This is also why that global Campaign for Wool and HRH’s patronage is central to wooing consumers back to wool. It is not about lecturing but turning consumers onto wools natural, flexible and renewable characteristics.

Thanks to innovation, it now offers stain-resistance too.

Why put an oil derrick inside your house or on your own back when you can have the real deal.

Perhaps the time has come for Federated Farmers to step up.  This is something we do rarely and only when something breaks down.  One thing for certain, the status quo is not an option going forward.

So what is to be done? 

Ownership of the product to first stage processing is a start and Wools of New Zealand is offering just that for growers.

This is a golden opportunity and arguably the last chance saloon for strong wool growers to own a collective future.

Federated Farmers is strongly and actively encouraging all farmers to get to a Wools of New Zealand roadshow. This is vital if we want to have an industry capable of realising the green future wool offers.

If you take our supposed clean, green 100% smart slogan seriously, natural wool or fibres is the way to go.

We cannot expect others to do what we are not prepared to do ourselves.

Farmers have to live the dream and I can tell you the wool insulation in my house is superb. As far as I am concerned, Prince Charles commitment makes him New Zealand’s ‘next top monarch’.

For more information about Wools of New Zealand and its roadshows for farmers, please click here.

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Bruce Wills is the President of Federated Farmers. You can contact him here »

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Yes Bruce! Wool is a great product. Warm, fire proof, natural, and the best wool in the world grown here in 100% pure N.Z
I'm not saying 100% pure. I am saying 100% pure N.Z the brand is N.Z. Maybe we are only 95% pure but for arguments sake that is still way better than "55%" pure England who also grows Wool.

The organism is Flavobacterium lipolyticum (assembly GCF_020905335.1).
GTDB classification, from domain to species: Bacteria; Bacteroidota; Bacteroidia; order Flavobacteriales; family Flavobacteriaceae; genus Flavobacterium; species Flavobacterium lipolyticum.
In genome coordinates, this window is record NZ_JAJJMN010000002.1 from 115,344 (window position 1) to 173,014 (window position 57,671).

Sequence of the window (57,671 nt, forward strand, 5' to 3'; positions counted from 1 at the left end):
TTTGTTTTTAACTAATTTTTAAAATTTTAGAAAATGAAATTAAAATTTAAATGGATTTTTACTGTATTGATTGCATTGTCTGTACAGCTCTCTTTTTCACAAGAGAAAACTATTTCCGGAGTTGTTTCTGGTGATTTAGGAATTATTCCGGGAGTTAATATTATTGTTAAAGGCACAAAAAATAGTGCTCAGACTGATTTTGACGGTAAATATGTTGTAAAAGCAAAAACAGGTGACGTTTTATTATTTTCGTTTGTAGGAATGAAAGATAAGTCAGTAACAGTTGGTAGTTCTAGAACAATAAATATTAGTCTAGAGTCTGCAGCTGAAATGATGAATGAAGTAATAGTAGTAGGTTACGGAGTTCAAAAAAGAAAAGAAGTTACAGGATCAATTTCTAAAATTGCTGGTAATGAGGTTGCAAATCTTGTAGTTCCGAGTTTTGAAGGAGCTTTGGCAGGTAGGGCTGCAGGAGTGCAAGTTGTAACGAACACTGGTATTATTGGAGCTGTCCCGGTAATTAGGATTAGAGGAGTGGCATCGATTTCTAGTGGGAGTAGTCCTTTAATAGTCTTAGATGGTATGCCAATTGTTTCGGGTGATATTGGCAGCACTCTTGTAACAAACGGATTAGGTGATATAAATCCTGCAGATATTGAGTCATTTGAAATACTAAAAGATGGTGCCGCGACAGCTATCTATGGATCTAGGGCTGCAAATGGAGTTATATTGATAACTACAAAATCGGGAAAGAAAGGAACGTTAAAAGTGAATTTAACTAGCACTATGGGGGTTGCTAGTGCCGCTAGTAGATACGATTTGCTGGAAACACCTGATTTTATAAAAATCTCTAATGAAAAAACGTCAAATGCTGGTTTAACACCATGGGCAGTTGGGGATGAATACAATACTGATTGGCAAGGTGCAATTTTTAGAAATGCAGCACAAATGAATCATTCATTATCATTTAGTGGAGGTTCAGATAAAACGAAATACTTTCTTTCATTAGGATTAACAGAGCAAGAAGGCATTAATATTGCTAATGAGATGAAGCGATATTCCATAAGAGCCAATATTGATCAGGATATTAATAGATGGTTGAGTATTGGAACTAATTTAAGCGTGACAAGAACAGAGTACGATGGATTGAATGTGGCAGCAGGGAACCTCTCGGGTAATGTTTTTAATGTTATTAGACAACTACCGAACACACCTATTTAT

Wear it, walk on it and put it your ceiling it is so warm even when it is wet.
Thats my promotion for our tremendous wool product.

Yes, wool is great.
 
Yes, it has the potential to be called 'renewable'.
 
But the way we do it, it doesn't. It uses oil.
 
Get that fertiliser made from something else, get those fence-posts delivered by ?, get the shearers to arrive by bike, get the bales delivered by ?
 
On the right track, though.

The thing is is to look at the CO2 and energy saved per dollar spent over the life of a product.
For instance fibre glass insulating my house...so wool is 3? 4 times the price?  So do all of the house in fibreglass or only 25% in wool?
NB what about straw bales?
Fibreglass is made out of uh well glass, often having a recycled component...so its ubundant and re-usable/re-used.
Also just how much wool can be produced? isnt it simply better to use in clothing where personally I think there is no better?
Again of course I can buy NZ bred, and made clothing at $120 v $5 for a "fleece" at k-mart, huge difference in cost, but both keep me warm.
What is the CO2 and methane footprint of a sheep per year?  How much oil does a farm consume in a year and how much wool output?  
So we need to see the "damage" in co2 per m2 installed in a house v equiv. fibreglass...then we can make an informed decision....
regards

Hey Steven, try rubbing your nose on glassfibre insulation and then try wool, make sure you take a deep breath. Then make your choice.
We insulated with wool, same price, excellent product, no need for masks gloves and overalls and the kids even helped.
Always buy wool over other products. Do a bit of mountain biking and there is some really excellent products out there that work so much better in every way.